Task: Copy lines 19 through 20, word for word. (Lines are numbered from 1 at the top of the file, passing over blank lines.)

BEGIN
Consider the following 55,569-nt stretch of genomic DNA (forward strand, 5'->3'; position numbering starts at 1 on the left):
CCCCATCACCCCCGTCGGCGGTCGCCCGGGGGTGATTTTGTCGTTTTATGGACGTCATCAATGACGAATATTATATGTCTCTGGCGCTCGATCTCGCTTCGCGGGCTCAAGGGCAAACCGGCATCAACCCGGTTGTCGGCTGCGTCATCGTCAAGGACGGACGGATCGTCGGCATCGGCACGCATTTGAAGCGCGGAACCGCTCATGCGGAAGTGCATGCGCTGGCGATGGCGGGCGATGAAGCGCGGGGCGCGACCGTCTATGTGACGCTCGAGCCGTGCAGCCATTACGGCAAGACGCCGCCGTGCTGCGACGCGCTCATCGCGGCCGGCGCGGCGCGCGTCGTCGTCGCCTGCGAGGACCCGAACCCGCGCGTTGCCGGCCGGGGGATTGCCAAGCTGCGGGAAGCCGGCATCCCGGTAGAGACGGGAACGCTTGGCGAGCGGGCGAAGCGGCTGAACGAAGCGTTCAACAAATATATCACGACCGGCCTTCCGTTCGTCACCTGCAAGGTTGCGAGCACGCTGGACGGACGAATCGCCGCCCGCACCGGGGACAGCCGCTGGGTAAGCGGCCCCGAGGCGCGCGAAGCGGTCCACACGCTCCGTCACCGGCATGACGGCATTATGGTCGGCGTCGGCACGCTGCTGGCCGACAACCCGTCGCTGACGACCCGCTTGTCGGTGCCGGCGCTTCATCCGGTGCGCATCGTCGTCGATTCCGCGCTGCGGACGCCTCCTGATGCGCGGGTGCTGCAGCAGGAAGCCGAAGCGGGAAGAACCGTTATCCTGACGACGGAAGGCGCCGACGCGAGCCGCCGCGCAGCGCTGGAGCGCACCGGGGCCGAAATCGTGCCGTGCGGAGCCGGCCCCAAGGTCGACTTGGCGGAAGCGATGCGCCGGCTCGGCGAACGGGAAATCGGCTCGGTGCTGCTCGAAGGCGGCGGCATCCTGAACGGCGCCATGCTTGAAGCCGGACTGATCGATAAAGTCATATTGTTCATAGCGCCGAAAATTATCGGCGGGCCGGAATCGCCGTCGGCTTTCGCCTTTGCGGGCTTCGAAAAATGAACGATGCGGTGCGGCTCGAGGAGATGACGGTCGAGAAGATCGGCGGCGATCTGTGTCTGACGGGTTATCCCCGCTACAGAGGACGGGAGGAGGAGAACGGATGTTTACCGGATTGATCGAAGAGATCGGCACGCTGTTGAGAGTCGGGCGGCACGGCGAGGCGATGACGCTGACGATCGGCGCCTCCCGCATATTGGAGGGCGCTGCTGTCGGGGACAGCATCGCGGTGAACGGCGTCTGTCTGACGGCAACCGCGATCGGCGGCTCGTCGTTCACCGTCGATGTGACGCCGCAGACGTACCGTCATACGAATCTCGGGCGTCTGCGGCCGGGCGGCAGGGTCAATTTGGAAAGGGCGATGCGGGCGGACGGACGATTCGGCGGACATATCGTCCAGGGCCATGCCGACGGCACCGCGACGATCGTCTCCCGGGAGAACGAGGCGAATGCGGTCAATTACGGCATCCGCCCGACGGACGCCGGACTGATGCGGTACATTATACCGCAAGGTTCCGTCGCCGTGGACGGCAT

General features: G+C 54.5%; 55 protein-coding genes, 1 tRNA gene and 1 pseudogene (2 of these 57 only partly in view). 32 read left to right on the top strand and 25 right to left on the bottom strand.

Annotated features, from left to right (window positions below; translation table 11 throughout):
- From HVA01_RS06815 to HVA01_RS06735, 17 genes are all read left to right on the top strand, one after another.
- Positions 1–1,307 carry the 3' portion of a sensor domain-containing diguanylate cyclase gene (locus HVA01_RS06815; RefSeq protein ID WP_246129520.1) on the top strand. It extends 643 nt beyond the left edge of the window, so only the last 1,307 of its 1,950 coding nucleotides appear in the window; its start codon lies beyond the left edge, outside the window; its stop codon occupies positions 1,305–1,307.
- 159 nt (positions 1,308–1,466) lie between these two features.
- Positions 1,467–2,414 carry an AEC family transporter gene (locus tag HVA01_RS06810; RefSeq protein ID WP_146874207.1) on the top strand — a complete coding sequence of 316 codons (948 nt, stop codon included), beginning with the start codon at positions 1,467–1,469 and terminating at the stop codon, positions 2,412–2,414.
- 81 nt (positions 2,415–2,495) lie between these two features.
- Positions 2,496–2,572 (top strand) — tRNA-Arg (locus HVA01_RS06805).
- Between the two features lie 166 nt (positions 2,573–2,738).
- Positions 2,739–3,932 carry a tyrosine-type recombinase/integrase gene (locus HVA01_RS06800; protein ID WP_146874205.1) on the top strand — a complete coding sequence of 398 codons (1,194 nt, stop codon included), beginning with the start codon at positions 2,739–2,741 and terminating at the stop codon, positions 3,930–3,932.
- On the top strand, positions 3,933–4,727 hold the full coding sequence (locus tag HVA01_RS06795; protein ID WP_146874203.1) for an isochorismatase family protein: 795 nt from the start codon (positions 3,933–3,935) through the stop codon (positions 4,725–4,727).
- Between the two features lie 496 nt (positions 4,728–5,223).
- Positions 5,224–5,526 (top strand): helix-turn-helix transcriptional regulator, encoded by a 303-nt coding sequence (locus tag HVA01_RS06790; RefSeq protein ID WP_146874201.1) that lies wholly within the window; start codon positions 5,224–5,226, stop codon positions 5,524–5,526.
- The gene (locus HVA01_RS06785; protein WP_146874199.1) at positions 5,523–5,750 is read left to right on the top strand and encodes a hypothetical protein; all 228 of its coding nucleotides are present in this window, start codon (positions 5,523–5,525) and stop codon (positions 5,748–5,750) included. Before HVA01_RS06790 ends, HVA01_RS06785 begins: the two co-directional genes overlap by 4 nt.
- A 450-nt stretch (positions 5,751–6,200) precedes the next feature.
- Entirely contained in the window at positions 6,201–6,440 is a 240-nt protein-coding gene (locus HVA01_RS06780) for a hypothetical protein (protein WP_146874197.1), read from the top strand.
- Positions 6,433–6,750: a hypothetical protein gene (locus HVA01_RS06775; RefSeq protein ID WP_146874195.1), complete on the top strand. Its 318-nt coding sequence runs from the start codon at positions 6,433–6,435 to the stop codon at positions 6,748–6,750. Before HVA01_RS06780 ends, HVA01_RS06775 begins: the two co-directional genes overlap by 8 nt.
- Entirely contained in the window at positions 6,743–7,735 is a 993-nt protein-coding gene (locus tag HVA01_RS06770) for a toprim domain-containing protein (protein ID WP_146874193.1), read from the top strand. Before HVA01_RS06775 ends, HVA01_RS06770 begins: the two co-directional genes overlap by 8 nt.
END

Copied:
- Positions 6,433–6,750: a hypothetical protein gene (locus HVA01_RS06775; RefSeq protein ID WP_146874195.1), complete on the top strand. Its 318-nt coding sequence runs from the start codon at positions 6,433–6,435 to the stop codon at positions 6,748–6,750. Before HVA01_RS06780 ends, HVA01_RS06775 begins: the two co-directional genes overlap by 8 nt.
- Entirely contained in the window at positions 6,743–7,735 is a 993-nt protein-coding gene (locus tag HVA01_RS06770) for a toprim domain-containing protein (protein ID WP_146874193.1), read from the top strand. Before HVA01_RS06775 ends, HVA01_RS06770 begins: the two co-directional genes overlap by 8 nt.